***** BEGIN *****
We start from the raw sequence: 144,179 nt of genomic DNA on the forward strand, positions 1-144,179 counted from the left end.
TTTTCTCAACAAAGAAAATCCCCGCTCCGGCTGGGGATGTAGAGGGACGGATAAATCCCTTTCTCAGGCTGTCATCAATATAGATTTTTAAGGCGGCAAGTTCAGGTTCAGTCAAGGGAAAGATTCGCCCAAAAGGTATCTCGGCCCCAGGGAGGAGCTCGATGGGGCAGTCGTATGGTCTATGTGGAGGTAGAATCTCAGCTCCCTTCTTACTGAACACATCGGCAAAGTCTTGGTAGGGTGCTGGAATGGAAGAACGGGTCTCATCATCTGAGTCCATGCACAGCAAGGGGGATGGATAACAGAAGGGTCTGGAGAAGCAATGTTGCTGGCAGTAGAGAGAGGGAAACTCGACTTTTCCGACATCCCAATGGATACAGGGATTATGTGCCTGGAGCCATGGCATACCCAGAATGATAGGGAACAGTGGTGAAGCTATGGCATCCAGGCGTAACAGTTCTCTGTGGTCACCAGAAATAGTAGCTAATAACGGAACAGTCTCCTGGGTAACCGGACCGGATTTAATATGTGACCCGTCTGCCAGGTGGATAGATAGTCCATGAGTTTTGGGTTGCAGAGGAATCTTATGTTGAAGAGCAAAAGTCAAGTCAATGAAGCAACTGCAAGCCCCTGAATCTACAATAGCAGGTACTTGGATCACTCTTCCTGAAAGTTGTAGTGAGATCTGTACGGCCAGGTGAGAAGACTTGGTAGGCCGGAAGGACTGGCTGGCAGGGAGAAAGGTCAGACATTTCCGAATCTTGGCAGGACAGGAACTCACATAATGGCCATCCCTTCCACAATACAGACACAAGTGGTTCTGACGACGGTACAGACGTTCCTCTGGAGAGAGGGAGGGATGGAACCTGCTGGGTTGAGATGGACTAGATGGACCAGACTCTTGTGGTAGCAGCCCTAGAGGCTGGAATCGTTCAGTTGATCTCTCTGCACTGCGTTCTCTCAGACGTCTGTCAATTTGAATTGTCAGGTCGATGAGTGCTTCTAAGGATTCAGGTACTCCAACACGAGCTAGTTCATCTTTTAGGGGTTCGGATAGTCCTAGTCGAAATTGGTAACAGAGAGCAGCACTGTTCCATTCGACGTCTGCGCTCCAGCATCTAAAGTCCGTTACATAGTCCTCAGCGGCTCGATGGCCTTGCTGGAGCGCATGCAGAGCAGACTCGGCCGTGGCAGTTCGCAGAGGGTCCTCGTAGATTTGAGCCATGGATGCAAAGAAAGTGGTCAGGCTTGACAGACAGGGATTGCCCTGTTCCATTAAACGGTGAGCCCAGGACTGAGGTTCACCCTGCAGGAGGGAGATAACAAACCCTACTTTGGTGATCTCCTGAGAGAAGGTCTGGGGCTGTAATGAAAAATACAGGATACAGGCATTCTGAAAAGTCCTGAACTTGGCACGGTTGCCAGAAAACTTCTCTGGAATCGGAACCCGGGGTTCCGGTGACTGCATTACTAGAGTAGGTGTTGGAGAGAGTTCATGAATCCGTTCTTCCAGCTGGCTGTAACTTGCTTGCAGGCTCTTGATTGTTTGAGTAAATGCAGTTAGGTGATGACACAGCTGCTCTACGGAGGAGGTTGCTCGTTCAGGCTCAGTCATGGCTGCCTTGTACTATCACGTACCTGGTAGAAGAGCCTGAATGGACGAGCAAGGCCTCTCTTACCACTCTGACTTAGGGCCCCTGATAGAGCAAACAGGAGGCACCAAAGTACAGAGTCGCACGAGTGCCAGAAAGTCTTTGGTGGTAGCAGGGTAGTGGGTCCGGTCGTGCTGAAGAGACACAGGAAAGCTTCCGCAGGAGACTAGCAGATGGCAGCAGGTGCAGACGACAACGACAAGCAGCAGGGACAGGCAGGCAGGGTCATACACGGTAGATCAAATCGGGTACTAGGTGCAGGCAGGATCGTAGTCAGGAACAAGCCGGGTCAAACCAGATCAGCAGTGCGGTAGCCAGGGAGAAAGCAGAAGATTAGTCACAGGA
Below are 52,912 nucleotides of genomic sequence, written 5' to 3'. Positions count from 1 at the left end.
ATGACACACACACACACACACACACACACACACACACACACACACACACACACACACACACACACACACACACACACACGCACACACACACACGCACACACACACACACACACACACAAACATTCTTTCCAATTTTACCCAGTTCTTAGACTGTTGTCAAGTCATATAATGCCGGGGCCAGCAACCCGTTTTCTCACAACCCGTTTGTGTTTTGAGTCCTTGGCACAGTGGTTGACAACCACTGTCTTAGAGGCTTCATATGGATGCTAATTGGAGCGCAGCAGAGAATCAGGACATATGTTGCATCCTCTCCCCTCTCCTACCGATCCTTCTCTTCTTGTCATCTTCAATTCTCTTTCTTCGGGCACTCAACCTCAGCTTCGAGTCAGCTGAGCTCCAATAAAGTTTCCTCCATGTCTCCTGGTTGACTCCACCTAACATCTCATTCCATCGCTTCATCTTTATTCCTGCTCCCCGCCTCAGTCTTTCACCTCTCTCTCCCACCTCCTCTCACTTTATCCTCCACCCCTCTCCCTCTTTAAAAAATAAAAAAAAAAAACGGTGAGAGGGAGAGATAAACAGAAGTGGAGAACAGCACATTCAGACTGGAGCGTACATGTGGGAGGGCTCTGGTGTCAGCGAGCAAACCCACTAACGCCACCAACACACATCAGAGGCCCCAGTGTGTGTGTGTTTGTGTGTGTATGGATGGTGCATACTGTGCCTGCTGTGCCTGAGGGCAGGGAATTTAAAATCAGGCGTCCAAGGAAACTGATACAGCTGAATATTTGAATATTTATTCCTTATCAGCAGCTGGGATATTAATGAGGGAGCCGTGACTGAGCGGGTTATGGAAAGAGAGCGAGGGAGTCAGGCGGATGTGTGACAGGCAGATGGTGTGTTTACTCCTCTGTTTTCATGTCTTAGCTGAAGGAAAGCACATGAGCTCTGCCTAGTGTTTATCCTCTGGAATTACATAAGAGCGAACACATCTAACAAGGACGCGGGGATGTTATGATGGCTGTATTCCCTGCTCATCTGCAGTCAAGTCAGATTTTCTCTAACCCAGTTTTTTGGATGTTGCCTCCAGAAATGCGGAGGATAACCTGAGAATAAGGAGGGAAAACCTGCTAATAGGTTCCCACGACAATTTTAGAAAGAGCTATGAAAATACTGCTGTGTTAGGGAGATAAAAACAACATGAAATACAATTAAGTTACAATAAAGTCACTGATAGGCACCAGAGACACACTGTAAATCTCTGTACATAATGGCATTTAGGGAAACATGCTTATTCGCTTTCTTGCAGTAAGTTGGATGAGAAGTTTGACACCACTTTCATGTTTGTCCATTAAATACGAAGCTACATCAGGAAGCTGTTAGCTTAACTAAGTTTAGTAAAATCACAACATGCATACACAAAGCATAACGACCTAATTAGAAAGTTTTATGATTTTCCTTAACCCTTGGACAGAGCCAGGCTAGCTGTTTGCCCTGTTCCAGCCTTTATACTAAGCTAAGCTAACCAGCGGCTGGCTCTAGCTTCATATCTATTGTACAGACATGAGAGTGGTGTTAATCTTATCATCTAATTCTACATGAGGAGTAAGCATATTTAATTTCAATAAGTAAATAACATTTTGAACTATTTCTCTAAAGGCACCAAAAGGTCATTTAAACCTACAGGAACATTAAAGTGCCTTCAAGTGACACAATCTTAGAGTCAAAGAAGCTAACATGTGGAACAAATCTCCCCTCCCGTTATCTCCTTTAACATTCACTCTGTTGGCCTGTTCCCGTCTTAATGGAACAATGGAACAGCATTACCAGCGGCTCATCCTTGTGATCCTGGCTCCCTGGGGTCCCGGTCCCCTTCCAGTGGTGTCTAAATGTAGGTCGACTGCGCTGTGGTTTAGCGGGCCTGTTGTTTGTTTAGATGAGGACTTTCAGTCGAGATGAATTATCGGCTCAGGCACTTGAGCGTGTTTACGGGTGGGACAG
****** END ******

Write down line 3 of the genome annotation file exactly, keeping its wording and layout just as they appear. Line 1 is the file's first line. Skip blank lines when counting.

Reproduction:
Below are 52,912 nucleotides of genomic sequence, written 5' to 3'. Positions count from 1 at the left end.